Resource limitation. -- To determine if water run-off had an effect on the number of seeds per pod, we compared trees from a "dry" site to those at a "wet" site during a drought year (1988). In 1988 there was a marked contrast in foliage and reproductive output between plants next to surfaces such as roads where water run-off occurred and plants at dryer sites. Trees at the edge of Filthy Five Park (FFP) in Black Canyon City, Arizona, caught water run-off from the flat, sloping park grounds and the bordering wash, while trees at a dryer location were found a few kilometers to the S off the Table Mesa Road (TMR) exit on Interstate 17, Ariz. The plants in these wet sites produced many more flowers and pods than plants at dry sites [e.g., at the FFP wet site, the density of racemes (22.4 [+ or -] 2.7 racemes per 30 cm of stem) was 34 times greater than at the TMR dry site (0.58 [+ or -] 0.18), although the number of flower buds per raceme only differed by about a factor of two (Siemens, 1994)]. Thus, the sites differed dramatically in their reproductive output, probably because of water run-off, but nutrients and other factors associated with the different sites may also, have been important. We determined the number of seeds produced per pod from 100 pods collected from each of six plants at the wet site (FFP), and from about five pods from each of six plants at the dry site (TMR). Very few pods were produced by each plant at the dry site.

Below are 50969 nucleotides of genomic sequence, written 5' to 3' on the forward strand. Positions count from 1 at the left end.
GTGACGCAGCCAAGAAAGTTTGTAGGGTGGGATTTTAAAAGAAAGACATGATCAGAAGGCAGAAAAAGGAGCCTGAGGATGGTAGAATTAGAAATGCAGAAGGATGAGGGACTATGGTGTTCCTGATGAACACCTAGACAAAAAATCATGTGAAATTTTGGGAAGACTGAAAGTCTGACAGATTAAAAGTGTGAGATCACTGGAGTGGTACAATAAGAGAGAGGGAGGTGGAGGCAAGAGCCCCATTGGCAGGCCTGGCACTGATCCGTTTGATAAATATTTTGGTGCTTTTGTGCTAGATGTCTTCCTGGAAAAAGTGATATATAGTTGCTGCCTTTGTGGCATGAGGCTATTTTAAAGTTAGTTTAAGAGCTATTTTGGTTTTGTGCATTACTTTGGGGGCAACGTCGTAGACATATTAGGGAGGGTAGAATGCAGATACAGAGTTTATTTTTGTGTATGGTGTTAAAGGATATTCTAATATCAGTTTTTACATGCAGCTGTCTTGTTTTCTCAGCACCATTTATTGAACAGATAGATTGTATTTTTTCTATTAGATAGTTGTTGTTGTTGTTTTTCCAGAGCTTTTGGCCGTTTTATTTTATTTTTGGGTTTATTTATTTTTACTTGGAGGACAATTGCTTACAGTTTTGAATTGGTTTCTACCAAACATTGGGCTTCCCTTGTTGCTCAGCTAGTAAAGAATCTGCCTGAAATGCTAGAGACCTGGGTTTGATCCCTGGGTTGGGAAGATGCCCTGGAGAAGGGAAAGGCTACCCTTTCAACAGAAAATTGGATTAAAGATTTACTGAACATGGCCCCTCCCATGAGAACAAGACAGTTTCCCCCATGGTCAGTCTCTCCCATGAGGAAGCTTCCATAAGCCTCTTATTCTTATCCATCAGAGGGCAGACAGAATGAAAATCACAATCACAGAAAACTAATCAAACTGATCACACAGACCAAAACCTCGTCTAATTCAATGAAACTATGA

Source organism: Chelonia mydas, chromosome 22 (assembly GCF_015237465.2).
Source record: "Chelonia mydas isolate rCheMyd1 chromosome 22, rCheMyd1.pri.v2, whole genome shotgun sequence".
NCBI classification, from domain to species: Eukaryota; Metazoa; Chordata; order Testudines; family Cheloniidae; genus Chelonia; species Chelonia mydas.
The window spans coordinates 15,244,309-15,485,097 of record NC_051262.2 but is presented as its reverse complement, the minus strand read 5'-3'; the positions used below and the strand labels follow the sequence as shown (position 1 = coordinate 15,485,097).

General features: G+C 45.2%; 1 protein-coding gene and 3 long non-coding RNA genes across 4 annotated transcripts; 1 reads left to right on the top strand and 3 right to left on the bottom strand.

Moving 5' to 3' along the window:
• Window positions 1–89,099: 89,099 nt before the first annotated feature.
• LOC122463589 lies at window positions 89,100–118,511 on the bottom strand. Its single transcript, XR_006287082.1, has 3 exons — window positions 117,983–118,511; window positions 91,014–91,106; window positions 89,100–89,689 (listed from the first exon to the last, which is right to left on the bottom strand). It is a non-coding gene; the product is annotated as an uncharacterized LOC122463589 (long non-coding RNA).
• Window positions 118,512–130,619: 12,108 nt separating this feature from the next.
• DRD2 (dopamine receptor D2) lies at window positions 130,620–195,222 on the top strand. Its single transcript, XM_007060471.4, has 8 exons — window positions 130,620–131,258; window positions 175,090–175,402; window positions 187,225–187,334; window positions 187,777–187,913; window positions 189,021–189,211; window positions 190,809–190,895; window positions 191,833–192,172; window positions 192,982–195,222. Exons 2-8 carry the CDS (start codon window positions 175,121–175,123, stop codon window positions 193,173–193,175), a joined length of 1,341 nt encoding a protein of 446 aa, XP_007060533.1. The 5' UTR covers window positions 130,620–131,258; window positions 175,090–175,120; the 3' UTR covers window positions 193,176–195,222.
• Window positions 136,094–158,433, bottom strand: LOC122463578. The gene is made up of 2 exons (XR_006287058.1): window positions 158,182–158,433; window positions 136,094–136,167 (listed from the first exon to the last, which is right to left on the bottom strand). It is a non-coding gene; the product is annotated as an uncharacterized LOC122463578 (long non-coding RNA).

Seed production. -- Frequencies of pods with different numbers of seeds were remarkably similar for the palo verdes and ironwood (Fig. 2) in spite of the dramatic differences in patterns of attack by bruchid beetles. There were no statistically significant differences in pod frequencies among species (Table 1). No interaction was detected suggesting differences in pod frequencies among species did not change with the number of seeds per pod (Table 1). Most pods (ca. 70%) were one-seeded in Cerridium floridum, C. microphyllum and Olneya tesota at the Paradise Valley site. The frequency of multiseeded pods decreased sharply with increasing seeds per pod in a pattern that was the same FOF each species examined.